As the automotive sector awaits the new customs reductions on European car models by 2016, rumours emerged suggesting that the state will impose a new tax on cars within days as part of the new automotive industry strategy.
The tax sparked a debate among those involved in the sector, where some believe the tax is the state’s attempt to manipulate the EU-Egypt Association Agreements in order, and to entrench protectionist policies rather than competitive regulations. Such a task thereby offsets the value of reduced customs on the consumer’s end product.
Egypt’s chief negotiator for the agreement, Gamal Bayoumi, said imposing a tax on imported cars is not a manipulation so long as all models are treated equally.
Based on the GATT agreement signed between Egypt and the EU, members are allowed to impose taxes on products as long as the tax is imposed on all local and imported goods, with the possibility of exempting local products if that will create more profits for the state.
Bayoumi said the government is working on developing a strategy for the automotive industry by attracting real automotive manufacturers, especially for engines, gearboxes, and the body.
“We do not want to import parts to assemble them in Egypt without making real profits,” he said. The government will cut customs on cars by 10% in 2016, which will bring the total customs reduction to 60% since the agreement came into force.
Egypt fulfilled its obligations until the 25 January Revolution in 2011, when customs cuts were halted in 2014 without any real justifications aside from the interests of businessmen who assemble European cars in Egypt, according to Bayoumi. Despite his objection, as well as Europe’s, he defended Egypt’s decision, since it has the right to suspend cuts for two years, as per the agreement’s terms.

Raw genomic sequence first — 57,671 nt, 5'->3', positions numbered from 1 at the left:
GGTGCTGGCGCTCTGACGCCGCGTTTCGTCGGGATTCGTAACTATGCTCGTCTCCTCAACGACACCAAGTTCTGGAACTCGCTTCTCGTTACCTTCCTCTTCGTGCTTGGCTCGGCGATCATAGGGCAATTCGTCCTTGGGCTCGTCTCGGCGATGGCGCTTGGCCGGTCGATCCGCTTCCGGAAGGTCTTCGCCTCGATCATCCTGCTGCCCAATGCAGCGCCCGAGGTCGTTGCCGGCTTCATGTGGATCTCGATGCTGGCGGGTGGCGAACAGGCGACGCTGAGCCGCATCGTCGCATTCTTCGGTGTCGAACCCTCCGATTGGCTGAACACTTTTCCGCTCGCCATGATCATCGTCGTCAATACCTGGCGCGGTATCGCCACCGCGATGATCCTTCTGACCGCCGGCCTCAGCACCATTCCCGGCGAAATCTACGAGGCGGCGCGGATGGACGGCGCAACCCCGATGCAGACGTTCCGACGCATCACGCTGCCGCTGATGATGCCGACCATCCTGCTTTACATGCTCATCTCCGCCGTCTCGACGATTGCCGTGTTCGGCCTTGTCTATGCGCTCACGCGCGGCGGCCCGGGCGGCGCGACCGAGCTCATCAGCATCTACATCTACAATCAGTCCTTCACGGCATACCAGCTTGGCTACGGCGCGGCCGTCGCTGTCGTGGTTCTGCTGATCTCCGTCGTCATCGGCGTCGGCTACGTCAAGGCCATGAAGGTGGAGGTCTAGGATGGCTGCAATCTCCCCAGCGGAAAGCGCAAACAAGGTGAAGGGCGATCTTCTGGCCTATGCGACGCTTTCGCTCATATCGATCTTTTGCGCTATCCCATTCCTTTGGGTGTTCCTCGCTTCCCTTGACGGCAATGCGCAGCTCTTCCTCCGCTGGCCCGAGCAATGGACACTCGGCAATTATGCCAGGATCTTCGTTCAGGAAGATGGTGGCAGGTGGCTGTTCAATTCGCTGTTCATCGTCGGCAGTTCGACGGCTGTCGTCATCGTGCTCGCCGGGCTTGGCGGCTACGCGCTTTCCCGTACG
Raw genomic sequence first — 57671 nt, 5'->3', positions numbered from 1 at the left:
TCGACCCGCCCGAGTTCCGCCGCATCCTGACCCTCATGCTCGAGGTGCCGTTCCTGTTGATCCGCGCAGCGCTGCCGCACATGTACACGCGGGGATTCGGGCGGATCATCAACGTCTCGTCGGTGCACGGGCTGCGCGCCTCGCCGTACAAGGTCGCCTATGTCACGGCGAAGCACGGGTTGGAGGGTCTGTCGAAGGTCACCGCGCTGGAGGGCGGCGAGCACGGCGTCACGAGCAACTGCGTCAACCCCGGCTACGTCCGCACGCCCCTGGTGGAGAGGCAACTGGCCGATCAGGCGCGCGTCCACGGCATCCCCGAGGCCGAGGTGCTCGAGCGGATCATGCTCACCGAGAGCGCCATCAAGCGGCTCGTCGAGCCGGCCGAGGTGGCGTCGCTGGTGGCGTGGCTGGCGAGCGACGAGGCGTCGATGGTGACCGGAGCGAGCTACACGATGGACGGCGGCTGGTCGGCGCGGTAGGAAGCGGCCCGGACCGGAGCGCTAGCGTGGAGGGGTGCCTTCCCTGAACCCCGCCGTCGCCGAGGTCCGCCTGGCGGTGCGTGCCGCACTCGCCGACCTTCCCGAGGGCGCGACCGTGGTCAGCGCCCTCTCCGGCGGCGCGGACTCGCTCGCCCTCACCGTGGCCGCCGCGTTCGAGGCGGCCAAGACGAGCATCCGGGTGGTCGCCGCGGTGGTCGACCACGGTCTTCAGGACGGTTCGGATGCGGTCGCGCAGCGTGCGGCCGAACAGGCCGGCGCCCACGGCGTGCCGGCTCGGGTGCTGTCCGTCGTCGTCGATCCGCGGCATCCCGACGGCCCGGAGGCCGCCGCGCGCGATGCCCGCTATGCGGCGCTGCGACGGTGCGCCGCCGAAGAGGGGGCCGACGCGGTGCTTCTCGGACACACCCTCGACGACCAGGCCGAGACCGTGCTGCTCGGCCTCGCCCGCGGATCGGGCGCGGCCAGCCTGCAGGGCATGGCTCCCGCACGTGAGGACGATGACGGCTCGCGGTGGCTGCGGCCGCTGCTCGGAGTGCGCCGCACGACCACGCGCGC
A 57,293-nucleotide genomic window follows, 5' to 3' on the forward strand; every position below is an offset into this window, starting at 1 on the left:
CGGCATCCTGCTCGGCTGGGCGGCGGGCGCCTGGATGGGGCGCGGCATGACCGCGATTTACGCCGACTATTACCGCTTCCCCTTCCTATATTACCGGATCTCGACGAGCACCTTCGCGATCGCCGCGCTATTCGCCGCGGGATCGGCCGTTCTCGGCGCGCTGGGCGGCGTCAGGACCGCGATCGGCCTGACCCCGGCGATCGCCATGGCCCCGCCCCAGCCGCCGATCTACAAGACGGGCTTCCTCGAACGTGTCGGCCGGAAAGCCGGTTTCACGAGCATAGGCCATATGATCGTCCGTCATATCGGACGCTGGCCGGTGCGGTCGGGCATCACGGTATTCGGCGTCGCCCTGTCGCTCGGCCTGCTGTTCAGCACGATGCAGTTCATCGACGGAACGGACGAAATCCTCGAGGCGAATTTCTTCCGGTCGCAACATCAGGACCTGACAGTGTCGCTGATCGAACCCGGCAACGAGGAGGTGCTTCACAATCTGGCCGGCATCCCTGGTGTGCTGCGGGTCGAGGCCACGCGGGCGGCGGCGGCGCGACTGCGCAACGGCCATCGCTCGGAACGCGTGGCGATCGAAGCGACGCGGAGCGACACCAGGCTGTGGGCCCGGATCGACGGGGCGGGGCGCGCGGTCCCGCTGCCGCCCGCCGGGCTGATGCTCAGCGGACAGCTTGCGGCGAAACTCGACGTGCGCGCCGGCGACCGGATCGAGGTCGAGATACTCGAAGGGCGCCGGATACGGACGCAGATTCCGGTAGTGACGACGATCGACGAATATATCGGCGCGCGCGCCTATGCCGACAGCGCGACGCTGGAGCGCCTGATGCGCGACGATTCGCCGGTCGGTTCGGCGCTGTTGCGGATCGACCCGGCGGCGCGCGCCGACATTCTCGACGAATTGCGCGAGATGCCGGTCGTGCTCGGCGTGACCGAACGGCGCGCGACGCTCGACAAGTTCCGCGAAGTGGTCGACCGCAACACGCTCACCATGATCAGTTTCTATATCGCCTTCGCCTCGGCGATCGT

The agreement allows companies and manufacturers in Egypt to form alliances with European companies that provide them with technology to manufacture some of the most important car components, such as the engine, gearboxes, and the body.
Honorary Chairman of Automotive Marketing Information Council (AMIC) Raafat Masrouga told Daily News Egypt that Europe has expressed its concern regarding the imposition of an additional tax.
The tax is an attempt to manipulate the implementation of the agreement through the automotive industry strategy, he said. Masrouga further called upon the government to maintain a real competitive environment in the sector and stop taking protectionist measures.
The new customs reduction will bring down the price of cars by 5%, provided that the dollar price stabilises. “The industry strategy and the mechanism for implementation will reveal the impact of the tax on prices of cars,” he said.
An official source at the Egyptian Customs Authority said the government has not yet instructed them to postpone the new custom cuts. Earlier this year, the authority resumed customs cuts after the suspension in 2014.
The source said enforcing the reductions in 2016 will boost the total reductions up to 60%, which will increase to 70% in 2017 and 80% in 2018. The final 20% will be applied in 2019 to offset the halted period in 2014 and will abolish all customs on imported European cars.